In this case, we have set the BINSTART nd BINWIDTH options to ensure the bins for the two variables have consistent values.  We made the histograms 50% transparent to the overlap can be seen clearly.  The x-axis label is now removed since two separate variables are plotted on the x-axis.

With SAS 9.4, the GROUP option is supported for the HISTOGRAM and DENSITY statements. This makes it much easier to compare the densities by a classifier.  To use this feature, we can either use data that has measures by a classifier, such as Mileage by Type in the sashelp.cars data set.  For our case, I have created a temporary "heart" data set from sashelp.heart, keeping the Systolic and Diastolic blood pressure values and restructuring the data from 2 measure columns to one classifier (Group) and one measure (bp).  See linked code for data step.

Now, we can visualize the distribution of blood pressure by group using the GROUP role for Histogram and Density plot statements.

```title 'Distribution of Blood Pressure'; proc sgplot data=heart noborder; histogram bp / group=group name='a' transparency=0.5; density bp / group=group; keylegend 'a' / location=inside position=topright across=1 noborder; yaxis offsetmin=0 display=(noline noticks) grid; xaxis display=(nolabel); run;```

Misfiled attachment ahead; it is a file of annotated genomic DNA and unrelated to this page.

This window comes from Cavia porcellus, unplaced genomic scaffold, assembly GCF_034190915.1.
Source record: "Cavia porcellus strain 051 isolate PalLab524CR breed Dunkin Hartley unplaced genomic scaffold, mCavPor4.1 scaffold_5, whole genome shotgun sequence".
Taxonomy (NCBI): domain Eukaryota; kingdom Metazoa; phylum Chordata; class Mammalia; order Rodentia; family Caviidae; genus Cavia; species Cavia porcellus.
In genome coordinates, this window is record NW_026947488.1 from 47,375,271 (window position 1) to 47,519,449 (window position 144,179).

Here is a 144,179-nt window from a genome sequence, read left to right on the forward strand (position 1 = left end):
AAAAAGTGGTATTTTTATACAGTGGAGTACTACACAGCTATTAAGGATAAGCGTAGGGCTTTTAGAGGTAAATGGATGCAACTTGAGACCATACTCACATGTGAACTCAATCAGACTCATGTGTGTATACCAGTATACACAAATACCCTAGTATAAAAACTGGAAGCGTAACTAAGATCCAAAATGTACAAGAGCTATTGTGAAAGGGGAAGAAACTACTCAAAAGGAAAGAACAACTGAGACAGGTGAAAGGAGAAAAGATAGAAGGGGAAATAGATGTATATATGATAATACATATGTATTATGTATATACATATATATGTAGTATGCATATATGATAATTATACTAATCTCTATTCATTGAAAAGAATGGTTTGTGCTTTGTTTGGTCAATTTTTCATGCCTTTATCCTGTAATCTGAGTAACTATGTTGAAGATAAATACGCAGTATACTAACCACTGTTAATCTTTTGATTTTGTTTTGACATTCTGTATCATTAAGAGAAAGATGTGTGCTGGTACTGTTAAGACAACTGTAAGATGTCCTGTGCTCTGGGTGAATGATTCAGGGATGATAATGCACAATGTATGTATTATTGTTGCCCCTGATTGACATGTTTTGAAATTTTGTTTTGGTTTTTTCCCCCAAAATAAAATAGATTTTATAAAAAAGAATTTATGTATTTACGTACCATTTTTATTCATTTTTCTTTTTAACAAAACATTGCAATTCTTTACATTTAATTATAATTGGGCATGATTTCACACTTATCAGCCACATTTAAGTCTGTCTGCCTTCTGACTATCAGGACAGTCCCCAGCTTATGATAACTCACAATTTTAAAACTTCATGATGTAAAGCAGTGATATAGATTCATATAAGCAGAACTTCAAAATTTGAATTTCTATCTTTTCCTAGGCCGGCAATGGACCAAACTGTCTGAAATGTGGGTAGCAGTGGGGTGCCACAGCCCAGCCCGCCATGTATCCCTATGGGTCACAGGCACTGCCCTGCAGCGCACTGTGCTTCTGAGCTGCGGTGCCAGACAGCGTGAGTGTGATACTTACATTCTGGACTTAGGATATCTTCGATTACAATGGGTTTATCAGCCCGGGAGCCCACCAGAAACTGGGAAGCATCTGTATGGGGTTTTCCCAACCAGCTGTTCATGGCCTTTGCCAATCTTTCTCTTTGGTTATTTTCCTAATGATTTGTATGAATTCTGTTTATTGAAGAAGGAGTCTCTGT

Note, we do not need to set BINSTART or BINWIDTH in this GROUP case, as the system will automatically make the bins consistent.  Here I have also changed the look of the graph a bit by suppressing the y-axis line and ticks.

Starting with SAS 9.40M1, bin labels can be displayed as shown below.  I have changed the SCALE=count.

Full SGPLOT code:  Getting_Started_5_Histogram

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### About Author

Director, R&D

Sanjay Matange is R&D Director in the Data Visualization Division responsible for the development and support of the ODS Graphics system, including the Graph Template Language (GTL), Statistical Graphics (SG) procedures, ODS Graphics Designer and related software. Sanjay has co-authored a book on SG Procedures with SAS/PRESS.

### 8 Comments

1. Daniela Guisao on

Bonsoir,

Est-it possible de changer la coleur du contour des bars de l'histogramme?

Merci

• Sanjay Matange on

If I understand the question (French?), yes. You can use the option FILLATTRS=(color=red) or some other color to set the fill color of the histogram.

2. Francesca Acquarone on

Hi, I'd like to know how it is possible to change the name of the variable ( es in the Histogram 'Distribution of Cholesterol' changing 'Cholesterol' in Chol) in a histogram
thank you

• That string comes from a TITLE statement (see the code example above). You can change it in the title string by changing the literal value or using a macro variable.

3. I am trying to use the binwidth option in an SGPLOT histogram but it seems like it does not work for SAS EG v 8.2.

Is there any way around it?

4. Is it possible to the change y axis label ? I am trying to change "count" in y axis to "number of xxx".
Thank you!

5. Add yaxis value statement can change the y axis label. For example: yaxis values= (0 to 300 by 50) label= "Number of xx";